If further proof were needed that the UVL’s money has not been wasted, the public sector has finally woken up to the undoubted quality and further potential of Lebanese wine. The ministry of agriculture has pledged significant funding from the state coffers to boost Lebanon’s export potential and launch a local campaign to encourage Lebanese consumers to support their local industry and bust the myth that foreign wines are automatically superior to our own.

Chateau Ksara Reserve du Couvent

Reserve du Couvent 2011

Château Ksara’s mid range red has in many ways become a victim of its own success. The Syrah, Cabernet Sauvignon Cabernet Franc blend is arguably the best selling wine in Lebanon but this exposure has also created a sense of ennui among consumers eager to try other styles and labels.

There is not much one can do about that except reinforce the fact that RDC is a very good red, one that punches above its weight and which surprising aging potential for a wine essentially made for immediate consumption. In the last week I have drunk two bottles of the latest vintage (2011), a reminder just why is virtually a national treasure. Freshness, fruit, and structure. They were all there purring away nicely like well-tuned engine. A week earlier I dug out a 2007 and thought “why not? We’ll give it a whirl”. Lo and behold there was life on the old boy yet. The tannins had softened as had the fruit, and the wine was giving lovely secondary aromas. A vertical tasting would be interesting.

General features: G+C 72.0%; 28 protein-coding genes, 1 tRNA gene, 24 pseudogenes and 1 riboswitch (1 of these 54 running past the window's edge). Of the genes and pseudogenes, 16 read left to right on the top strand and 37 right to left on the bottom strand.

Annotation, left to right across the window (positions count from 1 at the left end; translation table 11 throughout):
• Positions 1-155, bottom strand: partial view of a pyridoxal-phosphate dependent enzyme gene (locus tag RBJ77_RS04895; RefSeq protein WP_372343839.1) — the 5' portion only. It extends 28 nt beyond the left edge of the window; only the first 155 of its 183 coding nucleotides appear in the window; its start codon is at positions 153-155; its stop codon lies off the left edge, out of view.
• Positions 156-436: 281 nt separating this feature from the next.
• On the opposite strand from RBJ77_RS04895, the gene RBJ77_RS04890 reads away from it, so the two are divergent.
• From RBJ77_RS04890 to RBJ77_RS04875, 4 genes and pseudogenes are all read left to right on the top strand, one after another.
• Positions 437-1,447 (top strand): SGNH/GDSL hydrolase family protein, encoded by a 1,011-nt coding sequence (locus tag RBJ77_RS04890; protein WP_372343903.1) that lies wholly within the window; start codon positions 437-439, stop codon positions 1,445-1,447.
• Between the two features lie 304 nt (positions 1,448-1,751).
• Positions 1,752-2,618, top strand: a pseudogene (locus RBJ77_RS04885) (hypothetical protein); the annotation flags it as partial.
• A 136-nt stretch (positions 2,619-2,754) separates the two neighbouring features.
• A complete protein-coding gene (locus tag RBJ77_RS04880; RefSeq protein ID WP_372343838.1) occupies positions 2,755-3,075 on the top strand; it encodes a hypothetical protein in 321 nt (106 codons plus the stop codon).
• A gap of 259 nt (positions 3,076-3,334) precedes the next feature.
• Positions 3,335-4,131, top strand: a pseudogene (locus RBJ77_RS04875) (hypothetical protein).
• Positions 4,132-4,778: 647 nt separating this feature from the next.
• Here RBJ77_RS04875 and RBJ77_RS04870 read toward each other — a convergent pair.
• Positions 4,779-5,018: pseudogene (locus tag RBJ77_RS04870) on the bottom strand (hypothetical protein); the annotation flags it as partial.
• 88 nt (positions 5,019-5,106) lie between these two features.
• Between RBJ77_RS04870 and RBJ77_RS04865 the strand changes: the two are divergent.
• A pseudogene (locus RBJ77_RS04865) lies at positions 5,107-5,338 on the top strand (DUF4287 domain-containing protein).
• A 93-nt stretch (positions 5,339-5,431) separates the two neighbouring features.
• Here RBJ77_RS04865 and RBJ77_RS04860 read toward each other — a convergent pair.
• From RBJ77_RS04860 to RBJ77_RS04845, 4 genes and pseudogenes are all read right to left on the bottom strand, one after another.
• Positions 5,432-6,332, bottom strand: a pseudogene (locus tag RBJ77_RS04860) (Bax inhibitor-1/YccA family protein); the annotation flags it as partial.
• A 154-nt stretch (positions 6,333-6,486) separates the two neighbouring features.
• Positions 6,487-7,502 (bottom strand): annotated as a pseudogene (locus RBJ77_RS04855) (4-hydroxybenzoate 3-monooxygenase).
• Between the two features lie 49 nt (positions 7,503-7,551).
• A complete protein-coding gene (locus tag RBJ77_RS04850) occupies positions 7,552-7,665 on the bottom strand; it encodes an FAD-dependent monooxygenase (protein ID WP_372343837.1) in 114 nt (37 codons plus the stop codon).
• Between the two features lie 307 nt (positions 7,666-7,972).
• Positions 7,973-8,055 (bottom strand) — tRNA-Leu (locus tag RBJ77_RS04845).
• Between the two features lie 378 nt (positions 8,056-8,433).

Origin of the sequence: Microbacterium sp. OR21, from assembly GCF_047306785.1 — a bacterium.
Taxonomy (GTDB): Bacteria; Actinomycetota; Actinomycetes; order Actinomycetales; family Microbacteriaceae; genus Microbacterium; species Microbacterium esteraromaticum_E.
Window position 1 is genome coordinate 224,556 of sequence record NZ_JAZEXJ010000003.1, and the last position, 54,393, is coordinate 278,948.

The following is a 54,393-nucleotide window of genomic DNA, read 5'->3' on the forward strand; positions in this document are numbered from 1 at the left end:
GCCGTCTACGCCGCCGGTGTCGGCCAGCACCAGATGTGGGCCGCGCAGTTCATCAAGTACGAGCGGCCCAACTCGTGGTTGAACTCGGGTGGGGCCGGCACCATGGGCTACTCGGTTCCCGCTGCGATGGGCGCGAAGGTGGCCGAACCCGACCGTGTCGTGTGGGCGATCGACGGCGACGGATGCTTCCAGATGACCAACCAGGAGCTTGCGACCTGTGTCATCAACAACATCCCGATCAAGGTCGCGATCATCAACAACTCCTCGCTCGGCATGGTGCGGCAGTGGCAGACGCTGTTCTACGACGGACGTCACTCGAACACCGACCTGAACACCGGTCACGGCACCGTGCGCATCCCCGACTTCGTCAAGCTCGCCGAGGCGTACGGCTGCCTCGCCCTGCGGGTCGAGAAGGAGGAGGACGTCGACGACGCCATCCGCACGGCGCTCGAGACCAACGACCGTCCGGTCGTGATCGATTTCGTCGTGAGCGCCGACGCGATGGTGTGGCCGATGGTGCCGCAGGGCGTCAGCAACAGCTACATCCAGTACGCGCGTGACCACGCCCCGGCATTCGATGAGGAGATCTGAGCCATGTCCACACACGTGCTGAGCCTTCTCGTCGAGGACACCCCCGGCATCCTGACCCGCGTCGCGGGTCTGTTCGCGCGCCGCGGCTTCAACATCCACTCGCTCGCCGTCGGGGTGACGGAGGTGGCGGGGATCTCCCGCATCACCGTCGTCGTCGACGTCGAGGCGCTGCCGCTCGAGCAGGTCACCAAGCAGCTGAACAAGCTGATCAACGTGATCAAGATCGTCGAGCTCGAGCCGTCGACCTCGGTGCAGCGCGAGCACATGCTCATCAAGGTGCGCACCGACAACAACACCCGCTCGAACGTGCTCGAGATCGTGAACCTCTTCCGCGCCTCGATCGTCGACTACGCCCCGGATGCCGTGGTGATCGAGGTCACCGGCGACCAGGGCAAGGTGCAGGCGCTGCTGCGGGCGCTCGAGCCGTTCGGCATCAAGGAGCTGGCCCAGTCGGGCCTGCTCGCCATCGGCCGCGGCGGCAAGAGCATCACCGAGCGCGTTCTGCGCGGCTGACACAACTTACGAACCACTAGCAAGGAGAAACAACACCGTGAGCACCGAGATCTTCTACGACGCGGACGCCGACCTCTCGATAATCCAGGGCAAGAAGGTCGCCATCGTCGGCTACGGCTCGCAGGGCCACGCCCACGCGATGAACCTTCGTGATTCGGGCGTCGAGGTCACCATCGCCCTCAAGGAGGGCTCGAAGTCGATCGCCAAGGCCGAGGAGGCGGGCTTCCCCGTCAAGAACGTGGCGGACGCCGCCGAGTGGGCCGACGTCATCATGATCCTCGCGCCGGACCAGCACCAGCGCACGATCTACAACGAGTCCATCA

RDC is on sale in the UK (Oddbins has it) while, Clos St Alphonse, a variation of RDC, is stocked by Marks and Spencer in the UK, France and Holland.

CROPKaram Winery Syrah de Nicolas1Nicholas Habib Karam (1912-2013)

Nicholas Karam, the father of Habib Karam owner of the Karam winery, south Lebanon’s only producer, died last week at the ripe old age of 101. Born during Ottoman rule and old enough to vividly remember Palestine during the mandate period, Nicholas Karam was part of a generation whose formative memories were not shaped by the current boundaries that divide the region in more ways than one. Habib tells me that he still has to wait a few weeks to pick his last grapes, which grow at around 1300 meters. Here’s hoping for a wonderful vintage to honor a remarkable man.


Leave a comment »

Harpers calls on UK trade to show support for Lebanon’s wine producers

Leave a comment »

The Lebanese red and white debate

Leave a comment »

Marsyas white 2012


Marsyas, the Kefraya-based winery, is holding a tasting of its White 2012 on Friday 26,18:00-20:00 at Caves Taillevent near Tabaris

I have been able to scrounge a bottle, a blend of Chardonnay/Sauvignon Blanc and, just for you dear readers, am drinking it right now. I can tell that it is utterly magnificent. Crisp and elegant, wonderfully layered and complex. The nose is grown up and restrained but fresh, while in the mouth the balance, acidity, precision and a voluptuous body with layers of pears and apples and never misses a beat from first sip to the finish. My friend Joe Wadsack might say “it’s tighter than the G string on a Les Paul guitar” and he’d be dead right.

The verdict: Without doubt one of, if not the, finest Lebanese white wine on the market today and a wine that has set a new standard in an industry where the whites are getting better and better by the year.

Say you heard it here first!

Leave a comment »